This from the introduction to Michael Cohen’s forthcoming book. As a bookseller who specialized in presidential lit, I have to say that the library on Trump will be the sleaziest and strangest ever.
“From golden showers in a sex club in Vegas, to tax fraud, to deals with corrupt officials from the former Soviet Union, to catch and kill conspiracies to silence Trump’s clandestine lovers, I wasn’t just a witness to the president’s rise—I was an active and eager participant.
To folks who wonder what good books like this do: For history, they are really important. Politically, they also have a use. Yes, books like Cohen’s will not change the votes of the Trump Cult, but it will eat into whatever soft support Trump has. Those votes might not go to Biden. Instead, these folks might just sit it out. A Did Not Vote in a swing state from a potential Trump voter is as good as a vote for Biden. It also helps harden soft support for Biden, giving those folks another reason to show up.
Sometimes people get frustrated or wonder why campaigns get a bit more politically moderate and/or in full attack mode towards the end of a campaign. It’s because this close to the end, the bulk of the votes have been decided. Campaigns shift to making sure that casual voters know who their candidates are, while working on are picking up soft supporters. These are not habitual voters who pay a lot of attention to politics, which is why they tend to be politically mushy and open to salacious stories and attack.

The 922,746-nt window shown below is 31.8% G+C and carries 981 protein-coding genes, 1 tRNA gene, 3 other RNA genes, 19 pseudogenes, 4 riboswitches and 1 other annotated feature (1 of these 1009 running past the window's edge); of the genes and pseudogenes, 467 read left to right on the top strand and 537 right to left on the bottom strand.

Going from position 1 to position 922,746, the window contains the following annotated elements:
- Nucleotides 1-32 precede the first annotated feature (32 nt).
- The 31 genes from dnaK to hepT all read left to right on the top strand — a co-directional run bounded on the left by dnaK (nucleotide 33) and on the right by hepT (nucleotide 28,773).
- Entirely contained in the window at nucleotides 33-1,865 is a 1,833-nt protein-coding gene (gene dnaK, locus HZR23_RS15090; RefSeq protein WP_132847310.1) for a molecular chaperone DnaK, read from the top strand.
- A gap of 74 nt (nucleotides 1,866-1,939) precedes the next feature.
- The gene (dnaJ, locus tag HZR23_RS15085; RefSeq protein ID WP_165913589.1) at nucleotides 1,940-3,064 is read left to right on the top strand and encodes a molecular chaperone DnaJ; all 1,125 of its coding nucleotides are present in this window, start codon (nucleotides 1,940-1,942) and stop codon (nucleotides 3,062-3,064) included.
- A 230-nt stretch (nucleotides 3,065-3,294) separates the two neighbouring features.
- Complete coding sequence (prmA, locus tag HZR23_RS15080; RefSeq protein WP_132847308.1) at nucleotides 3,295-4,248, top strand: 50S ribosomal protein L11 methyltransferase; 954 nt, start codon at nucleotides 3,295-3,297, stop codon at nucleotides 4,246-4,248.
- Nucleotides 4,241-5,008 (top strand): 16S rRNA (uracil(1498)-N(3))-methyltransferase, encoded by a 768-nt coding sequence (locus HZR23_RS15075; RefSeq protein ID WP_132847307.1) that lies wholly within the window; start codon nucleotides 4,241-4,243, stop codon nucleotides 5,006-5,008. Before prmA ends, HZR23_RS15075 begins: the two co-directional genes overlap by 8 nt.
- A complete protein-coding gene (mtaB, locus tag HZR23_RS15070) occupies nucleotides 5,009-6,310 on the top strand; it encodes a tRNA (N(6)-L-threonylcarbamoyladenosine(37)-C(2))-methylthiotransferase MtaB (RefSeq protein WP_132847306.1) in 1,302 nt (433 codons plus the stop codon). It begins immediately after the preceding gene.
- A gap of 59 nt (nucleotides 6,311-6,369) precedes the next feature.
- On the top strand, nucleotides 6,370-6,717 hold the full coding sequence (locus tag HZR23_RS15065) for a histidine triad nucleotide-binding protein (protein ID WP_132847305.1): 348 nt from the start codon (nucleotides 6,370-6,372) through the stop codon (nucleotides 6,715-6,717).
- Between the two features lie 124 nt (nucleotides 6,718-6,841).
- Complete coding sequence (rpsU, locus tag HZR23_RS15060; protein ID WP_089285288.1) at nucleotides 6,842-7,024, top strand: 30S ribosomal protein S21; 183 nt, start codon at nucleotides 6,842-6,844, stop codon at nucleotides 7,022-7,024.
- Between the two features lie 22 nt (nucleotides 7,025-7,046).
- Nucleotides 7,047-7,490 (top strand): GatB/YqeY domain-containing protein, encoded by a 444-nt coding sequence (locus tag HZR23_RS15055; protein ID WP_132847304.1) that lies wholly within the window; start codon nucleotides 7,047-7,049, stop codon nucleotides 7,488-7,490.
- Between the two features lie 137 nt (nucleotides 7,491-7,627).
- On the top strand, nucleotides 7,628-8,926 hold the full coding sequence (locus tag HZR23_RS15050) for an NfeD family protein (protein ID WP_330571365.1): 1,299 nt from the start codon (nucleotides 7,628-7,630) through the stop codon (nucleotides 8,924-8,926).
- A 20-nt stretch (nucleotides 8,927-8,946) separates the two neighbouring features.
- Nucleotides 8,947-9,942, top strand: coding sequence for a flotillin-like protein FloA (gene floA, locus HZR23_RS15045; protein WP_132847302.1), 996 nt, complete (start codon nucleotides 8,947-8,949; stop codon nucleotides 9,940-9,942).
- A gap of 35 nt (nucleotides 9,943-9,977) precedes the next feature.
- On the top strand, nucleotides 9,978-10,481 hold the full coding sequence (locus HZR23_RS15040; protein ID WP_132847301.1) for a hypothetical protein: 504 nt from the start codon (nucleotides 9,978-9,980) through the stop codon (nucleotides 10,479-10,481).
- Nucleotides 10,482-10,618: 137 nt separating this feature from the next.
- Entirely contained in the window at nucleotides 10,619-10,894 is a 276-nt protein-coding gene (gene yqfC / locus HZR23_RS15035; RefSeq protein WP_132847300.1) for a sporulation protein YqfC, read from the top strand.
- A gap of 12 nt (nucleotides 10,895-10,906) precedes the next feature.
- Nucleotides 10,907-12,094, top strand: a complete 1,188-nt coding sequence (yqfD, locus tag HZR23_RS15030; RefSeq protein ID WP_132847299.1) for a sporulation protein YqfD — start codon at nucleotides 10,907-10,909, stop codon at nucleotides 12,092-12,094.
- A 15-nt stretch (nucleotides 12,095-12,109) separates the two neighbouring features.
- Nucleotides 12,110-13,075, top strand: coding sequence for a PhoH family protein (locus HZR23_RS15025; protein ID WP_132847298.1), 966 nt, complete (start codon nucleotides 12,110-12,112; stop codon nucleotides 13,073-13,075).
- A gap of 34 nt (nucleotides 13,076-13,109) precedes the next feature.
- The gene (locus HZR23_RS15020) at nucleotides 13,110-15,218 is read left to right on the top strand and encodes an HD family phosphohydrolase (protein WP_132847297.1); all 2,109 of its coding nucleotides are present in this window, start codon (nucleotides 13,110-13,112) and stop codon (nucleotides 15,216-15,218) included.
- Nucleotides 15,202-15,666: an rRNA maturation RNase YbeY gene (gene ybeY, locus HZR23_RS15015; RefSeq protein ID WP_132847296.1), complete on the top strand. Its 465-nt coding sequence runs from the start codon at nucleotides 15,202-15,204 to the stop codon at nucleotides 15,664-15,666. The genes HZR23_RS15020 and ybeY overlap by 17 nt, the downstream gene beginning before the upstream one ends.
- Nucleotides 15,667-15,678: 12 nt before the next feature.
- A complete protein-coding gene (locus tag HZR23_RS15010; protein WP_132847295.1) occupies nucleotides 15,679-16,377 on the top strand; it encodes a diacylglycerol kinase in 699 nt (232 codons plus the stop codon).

I don’t doubt that the Biden campaign will start to sound more stodgy, especially if they see the contest move from Pennsylvania and Michigan to Arizona and Texas. Remember, it is not just the presidency that the Dems are after. They want the Senate and the House. They cannot pick up Arizona or even knock off McConnell and Graham pushing the Green New Deal or police reform. That doesn’t play in South Carolina or Kentucky.
I urge you not to read into what is happening “on the campaign trail,” especially as a predictor that change can’t happen. To expect change to happen in a political campaigns is as unrealistic as thinking that driving is done on a car dealership’s showroom floor. Right now we are being sold candidates. Our curency is our vote. Voting is important, but so is what we do to follow up. That said, I urge you to divorce your emotions from the campaign and put away the crystal balls, and, you know what is coming, get to work while we anticipate a week of Trump’s Blond Lady at the Podium having to answer questions about golden showers.